Elder D. Todd Christofferson of the Quorum of the Twelve Apostles has said that “the diversity we find now in the Church may be just the beginning.” He continued: “It’s not just diversity for diversity’s sake, but … people can bring different gifts and perspectives. And the wide range of experience and backgrounds and challenges that people face will show us what really is essential in the gospel of Christ. And much of the rest that’s been, perhaps, acquired over time and is more cultural than doctrinal can slip away, and we can really learn to be disciples.”5 Our differences, in other words, should help us better understand and live the restored gospel of Jesus Christ.
Being united in Christ with our differences requires concerted effort. Consider the following three personal commitments as you seek to achieve greater unity in Christ in your ward or branch and within the global Church.
Seek regular and meaningful interactions with those who differ from you. This can be difficult when we live in isolated communities. At the “Be One” celebration in June 2018, President Dallin H. Oaks, First Counselor in the First Presidency, indicated that it was not until he moved from Utah as a young man and lived in Chicago and in Washington, D.C., that he became aware of “the pain and frustration experienced by those who suffered [priesthood and temple] restrictions.”6
Elder John C. Pingree Jr. of the Seventy described the experience of a Latter-day Saint family that moved to a new city: “Instead of finding a home in an affluent neighborhood, they felt impressed to locate to an area with considerable social and economic needs. Over the years, the Lord has worked through them to support many individuals and to build up their ward and stake.”7 We may need to go out of our way to have meaningful interactions with those who differ from us.
Talk openly about differences. Listening closely to and learning from the perspectives and experiences of others can be uncomfortable. However, doing so helps us realize just how much we see the world as we are rather than as it is. When we prayerfully allow ourselves to be open to learn from our differences, we can identify and change our misconceptions and unintended biases. We develop meekness, “the principal protection from the prideful blindness that often arises from prominence, position, power, wealth, and adulation.”8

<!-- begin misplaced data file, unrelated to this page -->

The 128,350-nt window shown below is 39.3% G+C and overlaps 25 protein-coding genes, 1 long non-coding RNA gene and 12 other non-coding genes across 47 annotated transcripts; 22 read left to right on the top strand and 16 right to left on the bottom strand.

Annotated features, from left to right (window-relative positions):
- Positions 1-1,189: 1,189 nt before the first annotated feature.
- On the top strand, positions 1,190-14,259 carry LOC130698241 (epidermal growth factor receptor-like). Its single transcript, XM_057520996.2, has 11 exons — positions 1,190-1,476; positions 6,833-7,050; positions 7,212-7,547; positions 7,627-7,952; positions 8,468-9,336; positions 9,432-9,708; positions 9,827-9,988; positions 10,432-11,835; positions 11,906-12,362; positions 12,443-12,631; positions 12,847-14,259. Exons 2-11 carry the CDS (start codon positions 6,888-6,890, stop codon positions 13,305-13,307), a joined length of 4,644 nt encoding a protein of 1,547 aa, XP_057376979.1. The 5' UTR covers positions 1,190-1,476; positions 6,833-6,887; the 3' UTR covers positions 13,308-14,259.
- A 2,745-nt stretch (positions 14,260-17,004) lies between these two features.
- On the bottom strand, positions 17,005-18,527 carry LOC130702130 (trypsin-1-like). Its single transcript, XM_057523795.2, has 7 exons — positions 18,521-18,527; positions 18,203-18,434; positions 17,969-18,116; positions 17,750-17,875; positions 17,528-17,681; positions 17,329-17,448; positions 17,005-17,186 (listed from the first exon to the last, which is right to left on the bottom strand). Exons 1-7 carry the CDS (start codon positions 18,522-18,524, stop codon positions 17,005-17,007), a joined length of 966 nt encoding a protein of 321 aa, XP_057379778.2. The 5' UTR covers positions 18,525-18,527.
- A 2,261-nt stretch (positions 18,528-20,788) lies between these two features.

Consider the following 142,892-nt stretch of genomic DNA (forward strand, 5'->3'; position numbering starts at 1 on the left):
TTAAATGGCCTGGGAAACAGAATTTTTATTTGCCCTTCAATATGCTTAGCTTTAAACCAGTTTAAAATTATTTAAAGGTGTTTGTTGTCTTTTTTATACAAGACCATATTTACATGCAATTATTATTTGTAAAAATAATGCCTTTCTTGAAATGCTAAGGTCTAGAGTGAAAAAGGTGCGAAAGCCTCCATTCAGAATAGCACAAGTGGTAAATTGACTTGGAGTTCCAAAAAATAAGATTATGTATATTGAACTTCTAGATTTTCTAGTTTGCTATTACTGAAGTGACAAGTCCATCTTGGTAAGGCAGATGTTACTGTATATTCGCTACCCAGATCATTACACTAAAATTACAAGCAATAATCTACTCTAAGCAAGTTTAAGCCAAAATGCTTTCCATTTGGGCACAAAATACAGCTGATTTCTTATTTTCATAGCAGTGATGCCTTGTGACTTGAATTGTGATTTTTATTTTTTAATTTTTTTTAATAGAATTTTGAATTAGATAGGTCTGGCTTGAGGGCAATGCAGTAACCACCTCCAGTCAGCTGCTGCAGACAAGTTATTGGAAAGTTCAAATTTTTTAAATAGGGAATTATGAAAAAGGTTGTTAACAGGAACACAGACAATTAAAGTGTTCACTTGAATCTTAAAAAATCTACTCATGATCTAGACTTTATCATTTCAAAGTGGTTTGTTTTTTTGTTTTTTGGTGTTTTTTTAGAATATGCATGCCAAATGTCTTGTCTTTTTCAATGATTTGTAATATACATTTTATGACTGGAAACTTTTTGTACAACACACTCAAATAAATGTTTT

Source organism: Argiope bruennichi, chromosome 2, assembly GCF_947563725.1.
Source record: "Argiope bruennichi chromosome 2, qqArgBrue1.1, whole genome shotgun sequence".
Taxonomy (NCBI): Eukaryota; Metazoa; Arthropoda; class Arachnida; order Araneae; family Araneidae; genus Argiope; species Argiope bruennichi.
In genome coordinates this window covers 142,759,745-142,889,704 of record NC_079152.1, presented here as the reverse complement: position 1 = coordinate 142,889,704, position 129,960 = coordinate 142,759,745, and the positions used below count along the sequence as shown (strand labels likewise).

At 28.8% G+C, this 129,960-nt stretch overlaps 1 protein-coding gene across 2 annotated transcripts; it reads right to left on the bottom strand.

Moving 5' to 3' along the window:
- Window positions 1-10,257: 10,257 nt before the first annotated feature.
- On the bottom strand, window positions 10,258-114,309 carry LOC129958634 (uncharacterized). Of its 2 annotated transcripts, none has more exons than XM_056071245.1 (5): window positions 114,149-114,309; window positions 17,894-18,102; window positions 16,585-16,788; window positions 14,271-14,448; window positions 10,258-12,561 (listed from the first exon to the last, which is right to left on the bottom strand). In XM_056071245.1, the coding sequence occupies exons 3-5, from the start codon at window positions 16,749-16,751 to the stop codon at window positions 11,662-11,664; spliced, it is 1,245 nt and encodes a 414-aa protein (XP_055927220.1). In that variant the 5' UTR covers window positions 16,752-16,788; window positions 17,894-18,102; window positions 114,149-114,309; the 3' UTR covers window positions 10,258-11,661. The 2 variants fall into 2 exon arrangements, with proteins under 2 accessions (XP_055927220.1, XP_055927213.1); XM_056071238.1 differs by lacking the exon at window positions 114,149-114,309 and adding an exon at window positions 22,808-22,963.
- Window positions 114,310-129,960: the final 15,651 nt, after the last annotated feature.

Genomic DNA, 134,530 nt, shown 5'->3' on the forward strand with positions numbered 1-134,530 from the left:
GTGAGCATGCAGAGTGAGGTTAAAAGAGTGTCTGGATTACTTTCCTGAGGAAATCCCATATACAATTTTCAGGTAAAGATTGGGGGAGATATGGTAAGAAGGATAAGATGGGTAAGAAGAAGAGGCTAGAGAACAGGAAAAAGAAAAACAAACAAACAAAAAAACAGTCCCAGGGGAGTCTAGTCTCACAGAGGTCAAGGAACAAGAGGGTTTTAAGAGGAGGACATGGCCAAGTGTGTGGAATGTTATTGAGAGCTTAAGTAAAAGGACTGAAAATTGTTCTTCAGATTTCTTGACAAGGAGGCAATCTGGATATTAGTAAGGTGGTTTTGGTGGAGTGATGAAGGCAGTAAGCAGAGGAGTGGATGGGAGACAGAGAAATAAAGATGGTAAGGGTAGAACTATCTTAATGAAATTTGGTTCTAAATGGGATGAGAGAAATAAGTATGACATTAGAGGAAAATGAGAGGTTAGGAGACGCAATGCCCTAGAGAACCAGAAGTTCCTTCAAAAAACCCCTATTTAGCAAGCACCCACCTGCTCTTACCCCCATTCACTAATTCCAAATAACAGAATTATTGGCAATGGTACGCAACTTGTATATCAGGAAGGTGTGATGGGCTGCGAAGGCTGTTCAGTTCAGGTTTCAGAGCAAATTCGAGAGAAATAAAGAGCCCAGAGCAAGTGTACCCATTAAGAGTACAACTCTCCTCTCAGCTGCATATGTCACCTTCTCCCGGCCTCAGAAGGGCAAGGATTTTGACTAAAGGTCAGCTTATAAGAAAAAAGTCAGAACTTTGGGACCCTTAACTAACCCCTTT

Speak up on behalf of your sisters and brothers. The scriptures teach us that “of him unto whom much is given much is required” (Doctrine and Covenants 82:3). The Lord identifies himself as our “advocate with the Father” (Doctrine and Covenants 29:5) and expects us to advocate in Christlike ways on behalf of our sisters and brothers. This should be done in private ways, such as when correcting individuals who make “jokes that demean and belittle others because of religious, cultural, racial, national, or gender differences.”9 It should also be done at times in public ways—for instance, when the Church released a public statement in 2015 to defend the religious liberty of all people, including our Muslim sisters and brothers.10 We should reflect the meek certitude of our Savior and “speak up … without speaking down.”11
Our Heavenly Father truly is no respecter of persons. He made us different for important reasons. Increased diversity in the Lord’s Church is not coincidental. These differences serve the purposes of God. I pray we will be the people God wants us to be—united in Christ, with our differences.